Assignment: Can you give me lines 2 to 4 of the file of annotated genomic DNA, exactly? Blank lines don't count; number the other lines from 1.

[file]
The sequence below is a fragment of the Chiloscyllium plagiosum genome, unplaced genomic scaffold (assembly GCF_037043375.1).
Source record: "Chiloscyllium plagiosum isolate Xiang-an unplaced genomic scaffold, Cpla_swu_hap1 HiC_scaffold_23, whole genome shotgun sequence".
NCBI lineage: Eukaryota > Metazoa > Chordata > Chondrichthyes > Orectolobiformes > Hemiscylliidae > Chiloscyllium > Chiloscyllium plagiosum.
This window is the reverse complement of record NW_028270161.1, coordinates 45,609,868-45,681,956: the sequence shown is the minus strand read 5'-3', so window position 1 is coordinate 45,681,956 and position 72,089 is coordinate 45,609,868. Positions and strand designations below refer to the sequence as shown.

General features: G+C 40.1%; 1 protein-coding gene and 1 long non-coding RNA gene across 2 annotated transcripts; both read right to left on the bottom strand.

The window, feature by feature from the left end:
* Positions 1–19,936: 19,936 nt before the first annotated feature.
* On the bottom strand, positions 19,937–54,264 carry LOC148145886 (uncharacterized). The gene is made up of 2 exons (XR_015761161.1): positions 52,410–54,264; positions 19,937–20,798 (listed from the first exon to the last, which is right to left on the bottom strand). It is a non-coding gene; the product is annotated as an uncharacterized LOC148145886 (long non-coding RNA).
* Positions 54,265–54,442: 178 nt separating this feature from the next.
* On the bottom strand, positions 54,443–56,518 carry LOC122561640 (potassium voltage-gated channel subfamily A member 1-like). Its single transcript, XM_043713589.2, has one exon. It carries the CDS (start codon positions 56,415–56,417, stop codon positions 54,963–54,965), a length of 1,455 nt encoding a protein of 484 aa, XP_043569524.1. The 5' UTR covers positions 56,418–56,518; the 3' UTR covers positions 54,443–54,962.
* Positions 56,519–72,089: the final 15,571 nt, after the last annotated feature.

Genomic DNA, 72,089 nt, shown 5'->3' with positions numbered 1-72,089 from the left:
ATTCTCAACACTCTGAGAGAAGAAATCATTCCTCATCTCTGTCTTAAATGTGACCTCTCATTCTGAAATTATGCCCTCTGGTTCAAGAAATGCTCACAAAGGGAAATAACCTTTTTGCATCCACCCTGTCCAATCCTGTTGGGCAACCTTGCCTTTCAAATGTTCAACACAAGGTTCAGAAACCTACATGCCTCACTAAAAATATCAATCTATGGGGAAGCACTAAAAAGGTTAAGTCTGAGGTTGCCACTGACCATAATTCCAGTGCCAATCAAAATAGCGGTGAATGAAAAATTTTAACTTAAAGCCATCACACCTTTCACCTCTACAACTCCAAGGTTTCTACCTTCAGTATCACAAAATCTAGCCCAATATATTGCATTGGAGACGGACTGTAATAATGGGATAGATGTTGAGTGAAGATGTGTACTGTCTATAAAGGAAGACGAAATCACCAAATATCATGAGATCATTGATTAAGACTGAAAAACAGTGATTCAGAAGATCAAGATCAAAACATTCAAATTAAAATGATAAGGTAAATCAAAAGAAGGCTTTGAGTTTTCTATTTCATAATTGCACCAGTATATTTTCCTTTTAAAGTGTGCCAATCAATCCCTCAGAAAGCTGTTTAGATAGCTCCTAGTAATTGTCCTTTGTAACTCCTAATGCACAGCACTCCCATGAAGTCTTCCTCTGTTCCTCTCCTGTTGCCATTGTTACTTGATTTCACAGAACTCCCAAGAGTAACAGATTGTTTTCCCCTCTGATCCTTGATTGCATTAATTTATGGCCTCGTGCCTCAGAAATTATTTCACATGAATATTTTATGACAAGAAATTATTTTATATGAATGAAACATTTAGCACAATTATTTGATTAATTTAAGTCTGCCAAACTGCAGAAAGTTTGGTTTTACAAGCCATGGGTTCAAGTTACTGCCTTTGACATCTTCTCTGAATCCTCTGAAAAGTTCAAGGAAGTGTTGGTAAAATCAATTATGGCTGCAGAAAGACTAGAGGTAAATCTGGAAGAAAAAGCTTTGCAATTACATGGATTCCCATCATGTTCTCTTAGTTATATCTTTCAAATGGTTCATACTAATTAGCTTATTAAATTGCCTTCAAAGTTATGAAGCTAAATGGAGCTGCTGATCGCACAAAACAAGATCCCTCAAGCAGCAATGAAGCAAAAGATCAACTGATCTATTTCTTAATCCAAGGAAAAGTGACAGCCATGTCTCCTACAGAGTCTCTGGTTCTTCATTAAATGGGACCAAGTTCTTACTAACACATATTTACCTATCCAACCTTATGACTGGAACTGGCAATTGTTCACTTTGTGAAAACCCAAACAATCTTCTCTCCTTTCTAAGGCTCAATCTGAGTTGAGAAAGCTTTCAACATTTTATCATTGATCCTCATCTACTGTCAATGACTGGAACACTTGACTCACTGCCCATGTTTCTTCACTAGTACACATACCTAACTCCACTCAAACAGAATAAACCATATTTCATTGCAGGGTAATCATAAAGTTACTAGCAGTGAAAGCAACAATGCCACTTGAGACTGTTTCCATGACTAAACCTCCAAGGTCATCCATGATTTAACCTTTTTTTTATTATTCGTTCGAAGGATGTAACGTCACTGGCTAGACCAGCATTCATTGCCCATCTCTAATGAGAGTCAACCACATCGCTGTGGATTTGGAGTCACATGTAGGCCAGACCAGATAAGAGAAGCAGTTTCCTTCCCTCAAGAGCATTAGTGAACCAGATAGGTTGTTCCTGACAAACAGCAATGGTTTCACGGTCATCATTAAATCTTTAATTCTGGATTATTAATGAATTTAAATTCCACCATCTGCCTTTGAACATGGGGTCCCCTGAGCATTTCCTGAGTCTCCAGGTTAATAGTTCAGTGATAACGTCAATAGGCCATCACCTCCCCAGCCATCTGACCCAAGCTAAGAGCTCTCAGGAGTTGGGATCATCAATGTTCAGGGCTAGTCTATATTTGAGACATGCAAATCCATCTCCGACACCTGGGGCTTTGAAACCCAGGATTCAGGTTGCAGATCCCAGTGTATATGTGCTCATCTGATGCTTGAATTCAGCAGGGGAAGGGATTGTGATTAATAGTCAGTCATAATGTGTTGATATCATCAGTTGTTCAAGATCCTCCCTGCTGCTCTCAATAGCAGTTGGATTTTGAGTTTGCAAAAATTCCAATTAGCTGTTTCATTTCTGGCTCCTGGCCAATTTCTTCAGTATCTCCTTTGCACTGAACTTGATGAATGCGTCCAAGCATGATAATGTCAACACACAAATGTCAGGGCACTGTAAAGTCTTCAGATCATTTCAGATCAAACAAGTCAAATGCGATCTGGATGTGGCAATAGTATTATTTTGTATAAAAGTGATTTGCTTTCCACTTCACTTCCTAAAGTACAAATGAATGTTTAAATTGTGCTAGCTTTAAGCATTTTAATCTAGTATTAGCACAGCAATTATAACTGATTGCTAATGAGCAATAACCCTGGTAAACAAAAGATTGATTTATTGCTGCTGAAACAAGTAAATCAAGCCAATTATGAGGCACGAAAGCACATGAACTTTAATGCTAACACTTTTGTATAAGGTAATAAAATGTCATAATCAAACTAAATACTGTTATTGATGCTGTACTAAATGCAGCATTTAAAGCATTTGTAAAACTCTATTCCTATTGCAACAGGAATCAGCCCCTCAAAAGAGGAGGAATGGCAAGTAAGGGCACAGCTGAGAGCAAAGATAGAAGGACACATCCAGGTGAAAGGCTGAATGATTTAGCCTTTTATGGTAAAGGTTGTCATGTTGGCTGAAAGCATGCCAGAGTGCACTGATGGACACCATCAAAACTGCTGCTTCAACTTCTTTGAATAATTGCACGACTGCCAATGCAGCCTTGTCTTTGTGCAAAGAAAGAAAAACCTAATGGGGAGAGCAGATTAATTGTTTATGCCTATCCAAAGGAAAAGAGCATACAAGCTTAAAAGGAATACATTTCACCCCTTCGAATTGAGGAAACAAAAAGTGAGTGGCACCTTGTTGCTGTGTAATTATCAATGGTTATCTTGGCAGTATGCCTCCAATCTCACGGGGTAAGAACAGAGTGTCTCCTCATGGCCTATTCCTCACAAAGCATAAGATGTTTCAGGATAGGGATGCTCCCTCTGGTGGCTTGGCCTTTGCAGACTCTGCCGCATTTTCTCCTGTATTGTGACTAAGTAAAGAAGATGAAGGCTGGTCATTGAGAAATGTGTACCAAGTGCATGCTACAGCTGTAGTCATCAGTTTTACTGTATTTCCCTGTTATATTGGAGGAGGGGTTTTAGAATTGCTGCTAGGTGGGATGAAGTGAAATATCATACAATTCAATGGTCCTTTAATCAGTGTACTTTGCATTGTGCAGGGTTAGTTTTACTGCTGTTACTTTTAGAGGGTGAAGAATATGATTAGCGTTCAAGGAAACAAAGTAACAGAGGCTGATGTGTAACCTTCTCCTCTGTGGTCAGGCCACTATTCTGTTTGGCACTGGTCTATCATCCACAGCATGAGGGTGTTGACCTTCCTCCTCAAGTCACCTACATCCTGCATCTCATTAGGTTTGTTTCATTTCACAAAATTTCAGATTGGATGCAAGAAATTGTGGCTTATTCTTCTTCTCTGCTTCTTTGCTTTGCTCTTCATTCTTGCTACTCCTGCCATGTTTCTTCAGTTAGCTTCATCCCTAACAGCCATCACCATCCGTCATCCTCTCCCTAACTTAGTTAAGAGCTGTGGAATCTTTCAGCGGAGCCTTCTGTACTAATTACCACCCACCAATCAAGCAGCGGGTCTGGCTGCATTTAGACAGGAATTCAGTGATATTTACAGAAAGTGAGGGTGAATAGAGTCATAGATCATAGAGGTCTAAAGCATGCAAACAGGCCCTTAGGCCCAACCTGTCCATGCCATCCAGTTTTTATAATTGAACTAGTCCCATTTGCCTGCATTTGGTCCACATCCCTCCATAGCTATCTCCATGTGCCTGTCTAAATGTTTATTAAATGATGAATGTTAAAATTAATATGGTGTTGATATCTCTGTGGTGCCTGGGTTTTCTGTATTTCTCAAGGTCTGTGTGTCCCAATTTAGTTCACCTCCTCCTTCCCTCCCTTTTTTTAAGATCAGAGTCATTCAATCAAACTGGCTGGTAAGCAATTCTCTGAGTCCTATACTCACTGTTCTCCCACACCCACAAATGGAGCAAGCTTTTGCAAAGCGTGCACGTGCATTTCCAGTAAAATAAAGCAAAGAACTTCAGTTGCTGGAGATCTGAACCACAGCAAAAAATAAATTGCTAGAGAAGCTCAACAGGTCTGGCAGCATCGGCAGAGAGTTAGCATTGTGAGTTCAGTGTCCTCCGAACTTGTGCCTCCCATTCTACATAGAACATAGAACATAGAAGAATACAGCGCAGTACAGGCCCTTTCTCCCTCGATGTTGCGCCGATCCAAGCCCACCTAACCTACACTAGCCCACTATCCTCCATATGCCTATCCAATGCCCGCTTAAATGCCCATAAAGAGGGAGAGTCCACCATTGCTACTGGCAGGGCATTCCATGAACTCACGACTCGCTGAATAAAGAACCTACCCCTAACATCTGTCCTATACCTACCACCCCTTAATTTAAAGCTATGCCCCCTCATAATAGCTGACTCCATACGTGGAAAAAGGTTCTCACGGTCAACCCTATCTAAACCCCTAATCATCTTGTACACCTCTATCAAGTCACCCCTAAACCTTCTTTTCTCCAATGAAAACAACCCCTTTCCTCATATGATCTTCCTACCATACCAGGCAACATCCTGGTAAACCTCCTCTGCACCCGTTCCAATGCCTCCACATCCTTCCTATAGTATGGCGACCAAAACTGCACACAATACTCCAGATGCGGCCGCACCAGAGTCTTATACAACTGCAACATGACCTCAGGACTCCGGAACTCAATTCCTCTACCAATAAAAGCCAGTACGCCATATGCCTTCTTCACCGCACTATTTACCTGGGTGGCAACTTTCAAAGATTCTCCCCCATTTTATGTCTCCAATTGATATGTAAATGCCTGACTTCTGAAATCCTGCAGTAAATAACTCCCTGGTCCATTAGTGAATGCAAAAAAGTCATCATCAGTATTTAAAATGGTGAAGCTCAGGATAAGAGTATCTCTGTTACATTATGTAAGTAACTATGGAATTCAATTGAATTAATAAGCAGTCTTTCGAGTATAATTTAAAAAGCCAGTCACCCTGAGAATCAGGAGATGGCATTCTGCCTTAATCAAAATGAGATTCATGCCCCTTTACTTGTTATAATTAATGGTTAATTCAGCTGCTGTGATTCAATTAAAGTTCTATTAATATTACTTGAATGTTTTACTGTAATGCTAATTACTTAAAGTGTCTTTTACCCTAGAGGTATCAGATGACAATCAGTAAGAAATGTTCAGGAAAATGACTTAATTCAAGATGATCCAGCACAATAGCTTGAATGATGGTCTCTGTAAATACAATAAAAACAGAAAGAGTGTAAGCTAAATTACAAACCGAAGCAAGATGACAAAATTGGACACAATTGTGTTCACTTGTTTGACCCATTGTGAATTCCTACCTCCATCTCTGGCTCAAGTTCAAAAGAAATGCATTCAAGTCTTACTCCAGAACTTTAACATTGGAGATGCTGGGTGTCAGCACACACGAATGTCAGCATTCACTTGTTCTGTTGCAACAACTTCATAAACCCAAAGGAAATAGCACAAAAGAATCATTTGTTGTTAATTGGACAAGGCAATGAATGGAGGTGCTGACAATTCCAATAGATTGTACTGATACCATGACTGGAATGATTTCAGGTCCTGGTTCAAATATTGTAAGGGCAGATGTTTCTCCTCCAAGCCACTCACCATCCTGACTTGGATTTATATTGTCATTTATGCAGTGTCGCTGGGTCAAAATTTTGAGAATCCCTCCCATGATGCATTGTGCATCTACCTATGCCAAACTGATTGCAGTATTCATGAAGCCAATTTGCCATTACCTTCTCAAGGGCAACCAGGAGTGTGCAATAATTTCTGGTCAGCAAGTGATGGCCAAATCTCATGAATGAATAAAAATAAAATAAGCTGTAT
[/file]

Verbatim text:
Source record: "Chiloscyllium plagiosum isolate Xiang-an unplaced genomic scaffold, Cpla_swu_hap1 HiC_scaffold_23, whole genome shotgun sequence".
NCBI lineage: Eukaryota > Metazoa > Chordata > Chondrichthyes > Orectolobiformes > Hemiscylliidae > Chiloscyllium > Chiloscyllium plagiosum.
This window is the reverse complement of record NW_028270161.1, coordinates 45,609,868-45,681,956: the sequence shown is the minus strand read 5'-3', so window position 1 is coordinate 45,681,956 and position 72,089 is coordinate 45,609,868. Positions and strand designations below refer to the sequence as shown.